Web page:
According to a UCS analysis of a renewable electricity standard similar to the one included in the discussion draft, requiring all utilities to obtain 25 percent of their electricity from renewable energy sources by 2025 would create 297,000 new domestic jobs and save consumers $64.3 billion in lower electricity and natural gas bills. The analysis also found that this renewable electricity standard would generate $13.5 billion in new income for farmers, ranchers and rural landowners, and reduce global warming pollution by 277 million metric tons a year by 2025, the equivalent of the current annual output of 70 average-size coal-fired power plants. – Union of Concerned Scientists
Efficiency requirements for utilities are also a key component on the energy front and the lowest hanging fruit in emissions reductions:
The American Council for an Energy Efficient Economy estimates (pdf) that a national energy efficiency standard, such as the one included in the discussion draft, could save utility customers $168 billion through 2020 and create 220,000 jobs. In the year 2020, such a standard could reduce heat-trapping emissions by 260 million metric tons. – Union of Concerned Scientists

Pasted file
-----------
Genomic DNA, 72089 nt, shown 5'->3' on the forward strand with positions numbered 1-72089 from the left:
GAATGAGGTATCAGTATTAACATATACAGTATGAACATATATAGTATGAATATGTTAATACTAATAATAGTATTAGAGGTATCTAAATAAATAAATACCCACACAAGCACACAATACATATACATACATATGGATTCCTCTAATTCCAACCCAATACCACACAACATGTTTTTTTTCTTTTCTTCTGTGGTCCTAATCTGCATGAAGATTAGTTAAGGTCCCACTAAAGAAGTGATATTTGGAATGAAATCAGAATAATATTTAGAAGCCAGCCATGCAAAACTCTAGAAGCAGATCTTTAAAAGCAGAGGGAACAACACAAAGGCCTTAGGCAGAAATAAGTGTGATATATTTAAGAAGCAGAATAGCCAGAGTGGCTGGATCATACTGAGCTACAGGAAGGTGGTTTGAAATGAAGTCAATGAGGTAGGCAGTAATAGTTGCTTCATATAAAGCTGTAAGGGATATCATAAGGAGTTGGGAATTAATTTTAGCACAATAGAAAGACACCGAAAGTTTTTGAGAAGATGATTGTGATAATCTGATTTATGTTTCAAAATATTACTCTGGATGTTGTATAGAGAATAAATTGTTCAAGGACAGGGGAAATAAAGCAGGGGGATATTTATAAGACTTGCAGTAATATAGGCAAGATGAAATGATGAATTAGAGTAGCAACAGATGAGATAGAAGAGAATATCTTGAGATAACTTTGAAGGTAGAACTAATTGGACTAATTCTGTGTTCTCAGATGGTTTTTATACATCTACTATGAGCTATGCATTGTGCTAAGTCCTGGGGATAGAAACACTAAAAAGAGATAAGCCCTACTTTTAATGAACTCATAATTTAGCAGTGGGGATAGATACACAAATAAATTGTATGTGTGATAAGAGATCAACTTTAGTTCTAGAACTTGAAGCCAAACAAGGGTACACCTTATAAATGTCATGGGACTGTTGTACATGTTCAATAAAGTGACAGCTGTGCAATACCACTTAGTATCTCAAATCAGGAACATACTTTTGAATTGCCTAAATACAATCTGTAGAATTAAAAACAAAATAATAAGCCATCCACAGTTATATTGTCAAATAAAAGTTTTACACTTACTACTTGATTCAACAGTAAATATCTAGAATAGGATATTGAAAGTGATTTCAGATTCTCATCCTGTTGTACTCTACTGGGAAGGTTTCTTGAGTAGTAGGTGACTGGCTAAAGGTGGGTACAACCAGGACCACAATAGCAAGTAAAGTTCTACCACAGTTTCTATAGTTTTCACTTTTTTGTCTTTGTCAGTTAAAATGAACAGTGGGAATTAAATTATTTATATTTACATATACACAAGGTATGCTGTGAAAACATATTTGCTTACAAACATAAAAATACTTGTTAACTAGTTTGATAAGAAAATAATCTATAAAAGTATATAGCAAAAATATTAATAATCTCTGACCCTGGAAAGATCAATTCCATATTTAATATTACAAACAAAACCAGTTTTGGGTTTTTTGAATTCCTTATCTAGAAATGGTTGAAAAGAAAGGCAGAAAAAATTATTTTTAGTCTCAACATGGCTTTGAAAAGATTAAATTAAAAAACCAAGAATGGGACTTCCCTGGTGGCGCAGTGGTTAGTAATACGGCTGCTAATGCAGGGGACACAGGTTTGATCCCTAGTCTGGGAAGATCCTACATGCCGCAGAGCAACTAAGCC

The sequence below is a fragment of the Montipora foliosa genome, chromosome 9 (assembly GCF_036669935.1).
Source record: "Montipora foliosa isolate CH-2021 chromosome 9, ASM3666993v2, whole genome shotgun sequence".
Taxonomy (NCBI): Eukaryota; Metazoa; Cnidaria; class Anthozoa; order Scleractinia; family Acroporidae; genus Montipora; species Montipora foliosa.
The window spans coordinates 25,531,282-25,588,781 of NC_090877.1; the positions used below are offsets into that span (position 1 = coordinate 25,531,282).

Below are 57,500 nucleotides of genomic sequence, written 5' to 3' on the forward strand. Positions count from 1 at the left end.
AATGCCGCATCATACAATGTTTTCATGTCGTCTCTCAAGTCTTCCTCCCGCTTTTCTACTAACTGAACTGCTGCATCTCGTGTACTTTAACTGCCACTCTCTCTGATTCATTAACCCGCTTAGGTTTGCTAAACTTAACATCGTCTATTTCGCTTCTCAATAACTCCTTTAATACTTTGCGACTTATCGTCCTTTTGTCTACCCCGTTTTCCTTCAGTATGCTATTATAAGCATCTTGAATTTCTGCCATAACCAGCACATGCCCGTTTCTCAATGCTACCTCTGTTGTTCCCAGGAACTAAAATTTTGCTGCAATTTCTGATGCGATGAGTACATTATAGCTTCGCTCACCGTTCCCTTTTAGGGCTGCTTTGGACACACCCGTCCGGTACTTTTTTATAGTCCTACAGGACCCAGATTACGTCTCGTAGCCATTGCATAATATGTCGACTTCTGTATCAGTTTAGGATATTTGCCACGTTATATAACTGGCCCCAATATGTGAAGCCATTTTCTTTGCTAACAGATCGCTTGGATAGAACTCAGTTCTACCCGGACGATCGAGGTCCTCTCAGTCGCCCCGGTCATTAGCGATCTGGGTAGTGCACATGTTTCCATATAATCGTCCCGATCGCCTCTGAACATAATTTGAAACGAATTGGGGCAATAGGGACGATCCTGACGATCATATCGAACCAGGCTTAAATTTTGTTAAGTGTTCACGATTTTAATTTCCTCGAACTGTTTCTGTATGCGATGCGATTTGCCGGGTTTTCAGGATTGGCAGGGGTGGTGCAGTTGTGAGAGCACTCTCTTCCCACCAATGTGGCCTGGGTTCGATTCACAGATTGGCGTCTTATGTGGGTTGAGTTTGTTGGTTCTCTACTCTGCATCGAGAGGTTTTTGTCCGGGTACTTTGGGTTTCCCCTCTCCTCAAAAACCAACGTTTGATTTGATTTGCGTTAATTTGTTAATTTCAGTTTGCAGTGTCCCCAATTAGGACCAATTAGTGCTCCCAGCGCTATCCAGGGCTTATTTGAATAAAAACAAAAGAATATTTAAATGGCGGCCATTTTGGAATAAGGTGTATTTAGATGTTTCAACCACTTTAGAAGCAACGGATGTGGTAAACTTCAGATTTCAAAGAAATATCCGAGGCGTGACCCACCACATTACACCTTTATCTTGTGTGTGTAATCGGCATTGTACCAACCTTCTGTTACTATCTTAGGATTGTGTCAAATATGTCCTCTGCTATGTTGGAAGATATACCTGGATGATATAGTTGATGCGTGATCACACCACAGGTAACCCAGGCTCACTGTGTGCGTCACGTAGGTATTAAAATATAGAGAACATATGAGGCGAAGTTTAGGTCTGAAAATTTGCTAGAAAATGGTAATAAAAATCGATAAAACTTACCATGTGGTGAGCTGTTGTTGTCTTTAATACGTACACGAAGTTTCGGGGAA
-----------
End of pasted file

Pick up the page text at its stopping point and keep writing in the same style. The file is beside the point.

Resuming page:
On the carbon reduction side, the draft calls for emissions reductions of 3% from 2005 levels by 2012, 20 percent by 2020, 42 percent by 2030 and 83 percent by 2050.
Things get fuzzy when it comes to carbon credits and auctions. How many will be sold, how many given away and how will the revenue be used? When asked about it this morning, Markey said it’s to be determined in committee. And nobody is hiding the fact that industry, as represented by USCAP, has been and will continue to be an important player in this discussion. Like it or not, industry has to be. If this is pegged as a jobs killer, it’s dead in the water. At the same time, there also need to be folks at the table representing the best interests of the people and the planet.
Greenpeace USA Global Warming Campaign Director Steven Biel urges the committee “to dedicate this revenue to the short-term up-front investments needed to transition to a clean energy economy, including investments in clean energy development domestically and in the developing world as well as adaptation efforts for countries and communities most directly affected by climate change.” And Climate Progress gives the draft a B+ grade: